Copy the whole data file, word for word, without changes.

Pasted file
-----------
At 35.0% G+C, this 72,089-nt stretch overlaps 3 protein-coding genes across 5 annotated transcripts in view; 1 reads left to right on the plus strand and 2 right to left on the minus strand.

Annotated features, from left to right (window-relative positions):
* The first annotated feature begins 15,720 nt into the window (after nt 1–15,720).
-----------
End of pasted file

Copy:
At 35.0% G+C, this 72,089-nt stretch overlaps 3 protein-coding genes across 5 annotated transcripts in view; 1 reads left to right on the plus strand and 2 right to left on the minus strand.

Annotated features, from left to right (window-relative positions):
* The first annotated feature begins 15,720 nt into the window (after nt 1–15,720).